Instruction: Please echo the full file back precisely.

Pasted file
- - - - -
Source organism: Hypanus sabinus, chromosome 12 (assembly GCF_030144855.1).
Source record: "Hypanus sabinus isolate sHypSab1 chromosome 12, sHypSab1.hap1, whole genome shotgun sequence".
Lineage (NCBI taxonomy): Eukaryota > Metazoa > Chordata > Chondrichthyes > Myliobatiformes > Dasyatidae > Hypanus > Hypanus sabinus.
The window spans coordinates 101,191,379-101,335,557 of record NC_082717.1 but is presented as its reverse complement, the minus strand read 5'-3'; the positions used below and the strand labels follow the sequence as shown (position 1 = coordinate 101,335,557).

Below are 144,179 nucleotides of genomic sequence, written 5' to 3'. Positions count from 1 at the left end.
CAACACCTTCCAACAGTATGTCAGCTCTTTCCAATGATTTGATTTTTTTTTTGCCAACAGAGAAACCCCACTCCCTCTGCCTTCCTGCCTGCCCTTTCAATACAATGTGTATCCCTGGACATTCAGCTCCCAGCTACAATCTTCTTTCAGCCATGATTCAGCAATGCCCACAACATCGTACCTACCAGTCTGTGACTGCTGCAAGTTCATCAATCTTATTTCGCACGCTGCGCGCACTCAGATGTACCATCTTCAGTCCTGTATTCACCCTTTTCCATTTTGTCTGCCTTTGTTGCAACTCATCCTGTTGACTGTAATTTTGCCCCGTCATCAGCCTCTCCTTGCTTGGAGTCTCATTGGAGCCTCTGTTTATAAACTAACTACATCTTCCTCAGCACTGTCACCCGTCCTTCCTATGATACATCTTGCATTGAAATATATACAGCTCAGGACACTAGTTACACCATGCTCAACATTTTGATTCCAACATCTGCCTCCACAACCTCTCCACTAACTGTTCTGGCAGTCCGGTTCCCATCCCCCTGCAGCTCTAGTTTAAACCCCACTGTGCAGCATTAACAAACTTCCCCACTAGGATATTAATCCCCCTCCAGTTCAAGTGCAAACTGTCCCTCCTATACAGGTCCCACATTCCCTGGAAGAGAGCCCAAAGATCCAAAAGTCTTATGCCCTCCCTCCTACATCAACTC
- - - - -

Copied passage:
Source organism: Hypanus sabinus, chromosome 12 (assembly GCF_030144855.1).
Source record: "Hypanus sabinus isolate sHypSab1 chromosome 12, sHypSab1.hap1, whole genome shotgun sequence".
Lineage (NCBI taxonomy): Eukaryota > Metazoa > Chordata > Chondrichthyes > Myliobatiformes > Dasyatidae > Hypanus > Hypanus sabinus.
The window spans coordinates 101,191,379-101,335,557 of record NC_082717.1 but is presented as its reverse complement, the minus strand read 5'-3'; the positions used below and the strand labels follow the sequence as shown (position 1 = coordinate 101,335,557).

Below are 144,179 nucleotides of genomic sequence, written 5' to 3'. Positions count from 1 at the left end.
CAACACCTTCCAACAGTATGTCAGCTCTTTCCAATGATTTGATTTTTTTTTTGCCAACAGAGAAACCCCACTCCCTCTGCCTTCCTGCCTGCCCTTTCAATACAATGTGTATCCCTGGACATTCAGCTCCCAGCTACAATCTTCTTTCAGCCATGATTCAGCAATGCCCACAACATCGTACCTACCAGTCTGTGACTGCTGCAAGTTCATCAATCTTATTTCGCACGCTGCGCGCACTCAGATGTACCATCTTCAGTCCTGTATTCACCCTTTTCCATTTTGTCTGCCTTTGTTGCAACTCATCCTGTTGACTGTAATTTTGCCCCGTCATCAGCCTCTCCTTGCTTGGAGTCTCATTGGAGCCTCTGTTTATAAACTAACTACATCTTCCTCAGCACTGTCACCCGTCCTTCCTATGATACATCTTGCATTGAAATATATACAGCTCAGGACACTAGTTACACCATGCTCAACATTTTGATTCCAACATCTGCCTCCACAACCTCTCCACTAACTGTTCTGGCAGTCCGGTTCCCATCCCCCTGCAGCTCTAGTTTAAACCCCACTGTGCAGCATTAACAAACTTCCCCACTAGGATATTAATCCCCCTCCAGTTCAAGTGCAAACTGTCCCTCCTATACAGGTCCCACATTCCCTGGAAGAGAGCCCAAAGATCCAAAAGTCTTATGCCCTCCCTCCTACATCAACTC